Can machines out-think humans, today or maybe someday? And what impact could this eventuality have on professions such as the law? Will computers replace the lawyers and contract managers who currently create, negotiate, analyze and track contracts? Or does the complexity of these tasks require a mysterious human touch?
In a recent New York Times Sunday book review, Walter Isaacson, the biographer of Steve Jobs and Albert Einstein, reviews "Smarter Than You Think", a book by technology journalist Clive Thompson. If Thompson is right, the future may not favor man or machine. Rather, we'll see a hybrid model emerge: the best of human and machine intelligence working together. Perhaps, we should call it the Prius Effect?
"Thompson’s point," states Isaacson, "is that 'artificial intelligence' — defined as machines that can think on their own just like or better than humans — is not yet (and may never be) as powerful as 'intelligence amplification,' the symbiotic smarts that occur when human cognition is augmented by a close interaction with computers."
One example Isaacson uses from the book is chess: "The year after his defeat by Deep Blue, Kasparov set out to see what would happen if he paired a machine and a human chess player in a collaboration. Like a centaur, the hybrid would have the strength of each of its components: the processing power of a large logic circuit and the intuition of a human brain’s wetware. The result: human-machine teams, even when they didn’t include the best grandmasters or most powerful computers, consistently beat teams composed solely of human grandmasters or superfast machines."
It's easy to see how this could play out in transactional legal services and contract management. A good lawyer is able to play with words to express subtle changes in meaning and thus solve delicate contract negotiations in ways machines won't match any time soon. But lawyers are slow, and will never match the speed and consistency of an automated drafting wizard for routine and predictable transactions. In a hybrid model, the machine will pump out the best first draft, and the humans will work their word-smith magic on the complex deals that need it.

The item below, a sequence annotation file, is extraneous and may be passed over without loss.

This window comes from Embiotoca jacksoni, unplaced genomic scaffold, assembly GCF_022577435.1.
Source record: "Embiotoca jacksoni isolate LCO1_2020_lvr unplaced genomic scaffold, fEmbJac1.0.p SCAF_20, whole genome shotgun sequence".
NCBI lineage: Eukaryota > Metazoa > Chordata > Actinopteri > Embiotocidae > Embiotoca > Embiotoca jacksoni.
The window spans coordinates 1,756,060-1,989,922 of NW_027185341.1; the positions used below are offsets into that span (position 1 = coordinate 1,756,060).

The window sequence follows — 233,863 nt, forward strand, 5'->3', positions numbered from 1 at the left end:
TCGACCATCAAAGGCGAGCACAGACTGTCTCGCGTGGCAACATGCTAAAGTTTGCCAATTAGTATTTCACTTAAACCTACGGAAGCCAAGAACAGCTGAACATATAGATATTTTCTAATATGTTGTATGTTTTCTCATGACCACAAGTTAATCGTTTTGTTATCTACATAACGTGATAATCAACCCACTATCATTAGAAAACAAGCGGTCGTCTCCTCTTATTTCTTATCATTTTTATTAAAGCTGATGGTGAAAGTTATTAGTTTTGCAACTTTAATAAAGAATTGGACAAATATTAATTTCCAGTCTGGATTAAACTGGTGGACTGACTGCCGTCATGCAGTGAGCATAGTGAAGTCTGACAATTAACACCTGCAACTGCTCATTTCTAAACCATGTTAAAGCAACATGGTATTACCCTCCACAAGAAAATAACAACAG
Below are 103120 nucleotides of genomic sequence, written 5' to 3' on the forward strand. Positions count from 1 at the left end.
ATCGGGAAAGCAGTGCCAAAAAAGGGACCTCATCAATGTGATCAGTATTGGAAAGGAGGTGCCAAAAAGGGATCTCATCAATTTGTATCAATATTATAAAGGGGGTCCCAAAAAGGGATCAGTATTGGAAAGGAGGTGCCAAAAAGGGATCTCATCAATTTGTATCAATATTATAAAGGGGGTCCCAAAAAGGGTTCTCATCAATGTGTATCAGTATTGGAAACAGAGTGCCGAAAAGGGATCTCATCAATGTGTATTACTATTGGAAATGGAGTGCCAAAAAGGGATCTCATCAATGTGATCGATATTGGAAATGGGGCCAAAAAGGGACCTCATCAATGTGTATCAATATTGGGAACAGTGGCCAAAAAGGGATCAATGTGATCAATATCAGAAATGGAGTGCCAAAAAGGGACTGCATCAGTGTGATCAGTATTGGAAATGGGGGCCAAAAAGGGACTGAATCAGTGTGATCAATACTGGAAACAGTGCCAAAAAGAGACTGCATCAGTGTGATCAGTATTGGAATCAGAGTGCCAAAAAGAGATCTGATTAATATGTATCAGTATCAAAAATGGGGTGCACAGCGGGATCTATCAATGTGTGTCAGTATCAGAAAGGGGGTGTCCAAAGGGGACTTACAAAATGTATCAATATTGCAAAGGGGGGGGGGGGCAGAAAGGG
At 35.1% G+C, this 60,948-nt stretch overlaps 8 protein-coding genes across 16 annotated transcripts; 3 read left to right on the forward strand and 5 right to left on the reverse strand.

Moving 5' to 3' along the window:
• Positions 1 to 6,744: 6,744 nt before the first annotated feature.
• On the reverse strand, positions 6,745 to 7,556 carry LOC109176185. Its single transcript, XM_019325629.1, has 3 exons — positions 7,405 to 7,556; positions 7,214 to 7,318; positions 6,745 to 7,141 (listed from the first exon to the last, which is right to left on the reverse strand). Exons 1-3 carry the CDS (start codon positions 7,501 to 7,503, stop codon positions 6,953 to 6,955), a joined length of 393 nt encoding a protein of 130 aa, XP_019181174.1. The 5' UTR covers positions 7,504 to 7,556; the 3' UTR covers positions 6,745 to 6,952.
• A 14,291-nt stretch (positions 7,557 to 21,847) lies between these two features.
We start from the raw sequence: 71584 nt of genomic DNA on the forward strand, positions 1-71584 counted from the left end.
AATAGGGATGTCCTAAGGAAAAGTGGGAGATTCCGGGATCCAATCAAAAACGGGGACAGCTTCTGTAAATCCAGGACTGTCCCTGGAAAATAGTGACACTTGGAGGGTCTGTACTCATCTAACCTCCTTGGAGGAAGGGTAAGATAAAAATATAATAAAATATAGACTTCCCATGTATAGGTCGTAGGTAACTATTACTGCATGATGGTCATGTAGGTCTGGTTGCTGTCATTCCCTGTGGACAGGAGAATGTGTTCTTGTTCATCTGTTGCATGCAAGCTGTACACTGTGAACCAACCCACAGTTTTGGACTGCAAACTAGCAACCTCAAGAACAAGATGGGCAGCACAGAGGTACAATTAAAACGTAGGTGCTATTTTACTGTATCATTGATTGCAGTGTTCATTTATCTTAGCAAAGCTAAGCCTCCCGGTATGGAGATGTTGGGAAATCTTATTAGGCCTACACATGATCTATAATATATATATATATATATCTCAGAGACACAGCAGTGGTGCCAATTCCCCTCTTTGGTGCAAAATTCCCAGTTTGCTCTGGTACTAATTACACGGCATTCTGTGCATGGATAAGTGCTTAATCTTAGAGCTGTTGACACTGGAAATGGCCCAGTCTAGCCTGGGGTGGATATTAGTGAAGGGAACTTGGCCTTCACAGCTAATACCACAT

Contract analysis seems equally destined to be hybrid. Humans can read and understand documents and their meaning despite huge variations in how things might be expressed and despite the coffee stains and hand-scrawled notes that might grace the page. But human reading is slow. Machines, on the other hand, can grind through huge volumes of documents very quickly, and will do a decent job of basic analysis of the data that it can understand. But machines will make mistakes that humans won't. In a hybrid model, the machine will help the people to work faster, and the people will ensure that the machines don't make silly mistakes.
The hybrid model of legal services may not be as sensational as an uber-machine that wipes human lawyers off the face of the earth. But sometimes the future is a little dull. Like the Prius. A boring little car that's a bit less smelly and a bit less noisy, and won't leave you stranded in the middle of nowhere.